For the second consecutive year, the University of Richmond maintained its highest rankings to date as 22nd in Top National Liberal Arts Colleges and 25th in Best Value Schools for higher education institutions in the U.S. News and World Report’s Best Colleges for 2022.
UR also received recognition in this year’s 30th edition of The Princeton Review’s “Best 387 Colleges” on a number of “Great Lists,” curated especially for the milestone rankings. The lists identify universities that have the most frequent appearances in the publication’s annual “Best of” ranking lists since 1992.
The 37th edition of the U.S. News and World Report “Best Colleges” states that the publication assesses 1,466 U.S. bachelor's degree-granting institutions on 17 measures of academic quality. These measures fall into nine categories: graduation and retention, graduation rate performance, graduate indebtedness, social mobility, faculty resources, expert opinion, financial resources, student excellence and alumni giving.
Prospective students and families often turn to U.S. News for information relating to the academic quality of universities across the country to make informed decisions throughout their college search.
“When applying to colleges, I knew very little about what schools I best qualified for and the nuances between the schools’ offerings,” senior Patrick O’Keefe said. “School rankings were a factor in my decision, although not a deciding one. A No. 20 versus No. 25 difference in rankings would not have had much impact, but a No. 20 versus No. 40 in ranking might have.”
Earlier this spring, The Princeton Review’s Best Value Colleges for 2021 publication recognized UR in its “Top 20 Best Schools for Internships,'' ranking UR as No. 2 after the Rose-Hulman Institute of Technology. UR surpassed its previous rank at sixth in 2020. The Princeton Review also recognized UR in its Guide to Green Colleges list in 2021.
“Prospective families love to hear about the accolades that Richmond receives,” UR student ambassador and tour guide Brendan Fowler said. “Supporting my knowledge and experiences at Richmond with rankings from sources like The Princeton Review helps show prospective families all that Richmond has to offer.”
UR’s Office of Undergraduate Admission declined to comment on the rankings.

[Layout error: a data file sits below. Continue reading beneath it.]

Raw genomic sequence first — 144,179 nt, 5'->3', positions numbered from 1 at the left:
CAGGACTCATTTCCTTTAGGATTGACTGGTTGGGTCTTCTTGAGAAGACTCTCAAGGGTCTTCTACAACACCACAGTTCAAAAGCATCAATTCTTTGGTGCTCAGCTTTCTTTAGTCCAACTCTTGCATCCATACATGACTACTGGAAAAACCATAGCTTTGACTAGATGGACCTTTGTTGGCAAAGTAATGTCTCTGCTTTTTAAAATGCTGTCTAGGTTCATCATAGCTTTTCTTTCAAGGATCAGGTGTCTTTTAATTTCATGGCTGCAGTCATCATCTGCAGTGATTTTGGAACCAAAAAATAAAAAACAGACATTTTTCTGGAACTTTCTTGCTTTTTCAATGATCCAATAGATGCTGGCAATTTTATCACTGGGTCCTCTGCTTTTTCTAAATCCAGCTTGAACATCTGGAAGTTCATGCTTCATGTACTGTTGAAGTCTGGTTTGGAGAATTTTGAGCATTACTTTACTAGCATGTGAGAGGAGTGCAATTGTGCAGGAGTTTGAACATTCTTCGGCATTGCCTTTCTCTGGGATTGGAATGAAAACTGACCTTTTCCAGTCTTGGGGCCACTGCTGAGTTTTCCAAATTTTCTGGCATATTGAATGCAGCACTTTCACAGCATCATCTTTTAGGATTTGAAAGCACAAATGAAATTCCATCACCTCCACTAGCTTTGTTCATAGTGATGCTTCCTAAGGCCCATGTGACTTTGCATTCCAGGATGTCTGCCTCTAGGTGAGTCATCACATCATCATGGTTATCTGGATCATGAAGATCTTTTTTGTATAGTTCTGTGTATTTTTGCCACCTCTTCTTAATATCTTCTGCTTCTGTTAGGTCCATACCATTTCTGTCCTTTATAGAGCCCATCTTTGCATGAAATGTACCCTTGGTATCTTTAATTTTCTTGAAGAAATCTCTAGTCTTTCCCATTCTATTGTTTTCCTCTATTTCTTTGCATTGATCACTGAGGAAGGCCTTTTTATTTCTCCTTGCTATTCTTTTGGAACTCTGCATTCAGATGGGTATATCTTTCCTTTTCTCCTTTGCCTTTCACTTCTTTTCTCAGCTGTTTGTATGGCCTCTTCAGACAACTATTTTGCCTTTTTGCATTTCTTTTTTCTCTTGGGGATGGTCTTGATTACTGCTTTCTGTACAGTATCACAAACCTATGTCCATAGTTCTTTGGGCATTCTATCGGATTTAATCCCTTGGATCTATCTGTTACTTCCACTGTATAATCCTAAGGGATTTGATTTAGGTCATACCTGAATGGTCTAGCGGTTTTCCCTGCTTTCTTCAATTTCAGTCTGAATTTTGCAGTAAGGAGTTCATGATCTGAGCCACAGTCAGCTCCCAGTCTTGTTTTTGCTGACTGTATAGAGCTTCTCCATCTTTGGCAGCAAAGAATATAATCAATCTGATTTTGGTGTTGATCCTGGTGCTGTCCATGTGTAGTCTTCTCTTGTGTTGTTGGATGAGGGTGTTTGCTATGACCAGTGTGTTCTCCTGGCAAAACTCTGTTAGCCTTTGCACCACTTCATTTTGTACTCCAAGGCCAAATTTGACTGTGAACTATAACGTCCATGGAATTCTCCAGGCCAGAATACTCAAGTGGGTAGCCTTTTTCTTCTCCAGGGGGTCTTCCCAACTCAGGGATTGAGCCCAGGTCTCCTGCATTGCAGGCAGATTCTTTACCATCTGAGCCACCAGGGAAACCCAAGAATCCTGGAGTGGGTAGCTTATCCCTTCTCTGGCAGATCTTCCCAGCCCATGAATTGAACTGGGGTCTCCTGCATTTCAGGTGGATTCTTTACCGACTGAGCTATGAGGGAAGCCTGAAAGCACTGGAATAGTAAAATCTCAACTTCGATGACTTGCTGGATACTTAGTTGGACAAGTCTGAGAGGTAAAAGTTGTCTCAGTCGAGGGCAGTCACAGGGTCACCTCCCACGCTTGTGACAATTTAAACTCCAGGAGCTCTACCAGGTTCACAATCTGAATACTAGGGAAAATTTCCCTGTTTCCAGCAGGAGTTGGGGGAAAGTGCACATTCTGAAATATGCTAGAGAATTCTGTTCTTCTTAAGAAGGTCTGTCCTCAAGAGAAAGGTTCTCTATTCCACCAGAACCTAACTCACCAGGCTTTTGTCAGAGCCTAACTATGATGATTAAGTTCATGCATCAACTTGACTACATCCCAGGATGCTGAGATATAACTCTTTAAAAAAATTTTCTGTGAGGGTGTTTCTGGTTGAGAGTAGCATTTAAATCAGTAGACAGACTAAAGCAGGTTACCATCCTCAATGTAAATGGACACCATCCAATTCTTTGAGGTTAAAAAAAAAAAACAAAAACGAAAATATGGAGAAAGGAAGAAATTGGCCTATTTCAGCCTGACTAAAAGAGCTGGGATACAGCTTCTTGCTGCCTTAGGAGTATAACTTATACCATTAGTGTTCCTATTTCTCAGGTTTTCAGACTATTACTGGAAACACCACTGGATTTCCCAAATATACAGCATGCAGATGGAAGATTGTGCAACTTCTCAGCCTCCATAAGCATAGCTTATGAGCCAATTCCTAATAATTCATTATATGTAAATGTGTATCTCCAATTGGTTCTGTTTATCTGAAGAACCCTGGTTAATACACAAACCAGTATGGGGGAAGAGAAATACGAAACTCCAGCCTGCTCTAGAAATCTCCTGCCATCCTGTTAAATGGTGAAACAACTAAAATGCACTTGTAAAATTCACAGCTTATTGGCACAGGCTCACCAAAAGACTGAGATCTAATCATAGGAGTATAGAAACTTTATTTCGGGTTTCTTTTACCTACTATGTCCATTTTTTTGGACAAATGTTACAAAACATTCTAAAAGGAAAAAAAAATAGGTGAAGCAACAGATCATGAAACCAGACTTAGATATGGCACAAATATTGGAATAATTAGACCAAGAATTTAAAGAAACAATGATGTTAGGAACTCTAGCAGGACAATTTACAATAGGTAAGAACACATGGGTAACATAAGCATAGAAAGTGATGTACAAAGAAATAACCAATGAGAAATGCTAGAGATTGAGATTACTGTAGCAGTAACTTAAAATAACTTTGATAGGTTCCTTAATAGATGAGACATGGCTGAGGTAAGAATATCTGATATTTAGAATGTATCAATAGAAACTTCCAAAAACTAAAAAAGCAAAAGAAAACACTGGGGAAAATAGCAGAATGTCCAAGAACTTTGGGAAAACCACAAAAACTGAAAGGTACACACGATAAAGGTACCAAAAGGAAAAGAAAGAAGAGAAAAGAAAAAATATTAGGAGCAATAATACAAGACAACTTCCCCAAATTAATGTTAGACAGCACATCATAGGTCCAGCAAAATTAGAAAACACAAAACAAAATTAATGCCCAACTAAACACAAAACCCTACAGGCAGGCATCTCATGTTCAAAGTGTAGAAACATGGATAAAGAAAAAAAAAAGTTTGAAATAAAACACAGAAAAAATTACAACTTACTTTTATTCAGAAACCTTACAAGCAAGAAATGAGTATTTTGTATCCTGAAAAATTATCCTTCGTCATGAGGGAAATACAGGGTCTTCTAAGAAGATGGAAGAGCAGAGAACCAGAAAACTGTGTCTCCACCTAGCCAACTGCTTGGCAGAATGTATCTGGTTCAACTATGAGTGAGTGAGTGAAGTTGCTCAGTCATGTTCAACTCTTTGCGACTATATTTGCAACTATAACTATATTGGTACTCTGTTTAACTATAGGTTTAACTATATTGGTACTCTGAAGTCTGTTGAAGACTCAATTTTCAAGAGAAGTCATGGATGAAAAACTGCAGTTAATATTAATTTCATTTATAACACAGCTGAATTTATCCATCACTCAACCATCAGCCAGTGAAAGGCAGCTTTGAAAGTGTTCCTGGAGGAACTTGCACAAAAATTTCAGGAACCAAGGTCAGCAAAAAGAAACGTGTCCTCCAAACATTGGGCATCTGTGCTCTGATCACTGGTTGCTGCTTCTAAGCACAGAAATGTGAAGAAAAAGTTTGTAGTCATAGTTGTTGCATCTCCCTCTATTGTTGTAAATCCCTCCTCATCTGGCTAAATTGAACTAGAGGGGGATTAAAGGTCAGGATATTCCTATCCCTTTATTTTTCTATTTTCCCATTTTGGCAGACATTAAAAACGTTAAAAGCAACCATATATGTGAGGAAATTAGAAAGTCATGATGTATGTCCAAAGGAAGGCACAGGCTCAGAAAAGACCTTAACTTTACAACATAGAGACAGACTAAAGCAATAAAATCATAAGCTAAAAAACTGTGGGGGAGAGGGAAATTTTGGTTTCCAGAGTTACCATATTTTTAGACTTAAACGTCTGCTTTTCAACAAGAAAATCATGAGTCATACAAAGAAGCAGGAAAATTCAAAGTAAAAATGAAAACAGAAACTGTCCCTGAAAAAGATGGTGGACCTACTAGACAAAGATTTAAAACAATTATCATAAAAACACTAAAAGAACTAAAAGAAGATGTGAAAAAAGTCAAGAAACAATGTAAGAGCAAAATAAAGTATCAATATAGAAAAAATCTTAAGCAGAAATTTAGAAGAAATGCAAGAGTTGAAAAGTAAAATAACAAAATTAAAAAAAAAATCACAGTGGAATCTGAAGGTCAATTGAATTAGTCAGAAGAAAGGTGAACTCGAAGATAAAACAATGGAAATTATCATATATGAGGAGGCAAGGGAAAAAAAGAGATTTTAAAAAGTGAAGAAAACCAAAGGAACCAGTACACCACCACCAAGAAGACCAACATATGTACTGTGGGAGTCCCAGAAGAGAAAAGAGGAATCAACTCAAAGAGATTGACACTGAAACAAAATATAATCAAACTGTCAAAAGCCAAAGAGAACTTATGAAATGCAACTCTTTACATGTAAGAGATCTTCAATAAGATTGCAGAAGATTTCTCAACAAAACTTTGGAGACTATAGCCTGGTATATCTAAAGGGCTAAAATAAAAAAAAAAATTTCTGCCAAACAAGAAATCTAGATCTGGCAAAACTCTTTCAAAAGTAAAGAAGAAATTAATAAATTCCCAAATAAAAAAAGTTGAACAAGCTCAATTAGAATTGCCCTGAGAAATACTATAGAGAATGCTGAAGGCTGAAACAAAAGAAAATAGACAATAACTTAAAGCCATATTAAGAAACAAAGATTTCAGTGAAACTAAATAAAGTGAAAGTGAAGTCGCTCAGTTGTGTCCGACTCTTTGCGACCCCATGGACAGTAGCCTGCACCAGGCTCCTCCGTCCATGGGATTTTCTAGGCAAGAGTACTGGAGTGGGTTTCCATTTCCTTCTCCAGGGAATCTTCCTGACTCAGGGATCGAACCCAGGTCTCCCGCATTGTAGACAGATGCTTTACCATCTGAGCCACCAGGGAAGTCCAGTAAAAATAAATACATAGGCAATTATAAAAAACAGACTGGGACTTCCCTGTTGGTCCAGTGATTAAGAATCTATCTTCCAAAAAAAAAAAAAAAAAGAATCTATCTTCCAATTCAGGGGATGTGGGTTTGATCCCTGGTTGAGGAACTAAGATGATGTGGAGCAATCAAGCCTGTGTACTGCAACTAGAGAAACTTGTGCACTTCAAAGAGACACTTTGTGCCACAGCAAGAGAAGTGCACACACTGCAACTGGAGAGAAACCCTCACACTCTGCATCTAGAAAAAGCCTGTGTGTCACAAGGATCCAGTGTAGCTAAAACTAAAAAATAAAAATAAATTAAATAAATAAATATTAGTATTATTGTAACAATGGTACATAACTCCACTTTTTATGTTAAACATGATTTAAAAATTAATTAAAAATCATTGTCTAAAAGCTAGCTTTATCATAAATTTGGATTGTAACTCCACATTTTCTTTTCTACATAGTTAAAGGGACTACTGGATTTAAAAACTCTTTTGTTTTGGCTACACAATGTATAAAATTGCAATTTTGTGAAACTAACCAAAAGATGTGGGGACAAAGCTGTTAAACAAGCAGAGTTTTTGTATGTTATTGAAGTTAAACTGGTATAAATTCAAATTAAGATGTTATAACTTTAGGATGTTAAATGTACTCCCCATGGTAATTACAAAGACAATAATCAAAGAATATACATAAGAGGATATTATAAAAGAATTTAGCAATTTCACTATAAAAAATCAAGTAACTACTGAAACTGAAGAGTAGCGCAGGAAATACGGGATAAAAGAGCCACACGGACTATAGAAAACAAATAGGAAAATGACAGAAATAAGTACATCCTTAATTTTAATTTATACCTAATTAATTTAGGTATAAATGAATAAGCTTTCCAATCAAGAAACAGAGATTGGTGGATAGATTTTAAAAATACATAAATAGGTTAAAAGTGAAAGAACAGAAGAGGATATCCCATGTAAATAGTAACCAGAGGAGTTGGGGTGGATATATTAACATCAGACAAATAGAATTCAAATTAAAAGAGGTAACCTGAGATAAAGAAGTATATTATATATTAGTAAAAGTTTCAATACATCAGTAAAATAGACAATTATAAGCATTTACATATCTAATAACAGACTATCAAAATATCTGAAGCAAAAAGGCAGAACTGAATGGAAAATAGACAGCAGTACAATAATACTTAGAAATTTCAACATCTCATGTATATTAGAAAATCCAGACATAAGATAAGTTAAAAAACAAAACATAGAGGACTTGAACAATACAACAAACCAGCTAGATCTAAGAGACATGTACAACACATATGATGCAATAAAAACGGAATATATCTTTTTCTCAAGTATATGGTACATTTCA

“The selections were based on three criteria: the number of times a college appeared on a list (including how recent the last appearance was), its numerical rank when on a list, and the overall consistency of feedback from the schools’ surveyed students in a given category,” according to a Princeton Review press release.
The 26 lists – composed of 16 to 29 schools in unranked and alphabetical order – highlight increasingly important topics for college applicants and their families. The Princeton Review lists topics relating to academics and administration, demographics, politics, extracurriculars, quality of life and town life.
UR also received recognition on the following Great Lists:
- Best Southeastern
- Best Value Colleges
- Great Athletic Facilities
- Great Campus Food
- Great Career Services
- Great Classroom Experience
- Great Quality of Life
- Great-Run Colleges
- Most Beautiful Campus
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“I did some research on overall rankings, which did have a minor impact on my decision, but I did no research on specific rankings like career services or campus beauty,” O’Keefe said.
O’Keefe said rankings of alumni networks would be a category that would impact his decision.
As a result of the COVID-19 pandemic, most notably absent from The Princeton Review’s 30th edition of The Best 387 Colleges is the “Top 20” ranking lists of colleges. These lists are traditionally curated from surveys based on on-campus student experiences.
The 2022 edition of The Best 387 Colleges comes after one of the most trying academic years for universities as a result of the COVID-19 pandemic. Student experiences were affected by the health and safety protocols and mandates implemented by every university.
“With most students attending college remotely this past year due to COVID, we knew it would be impossible to survey them about their on-campus experiences — from how they rated their college library to their campus food,” said Rob Franek, editor in chief of The Princeton Review and author of The Best 387 Colleges, to University Business. “After all, the majority of [students] were dining in their family dining rooms, not their campus dining halls. We look forward to returning to our traditional and robust student survey process in the 2021-22 academic year ahead.”
Contact news writer Katie Grogan at email@example.com.
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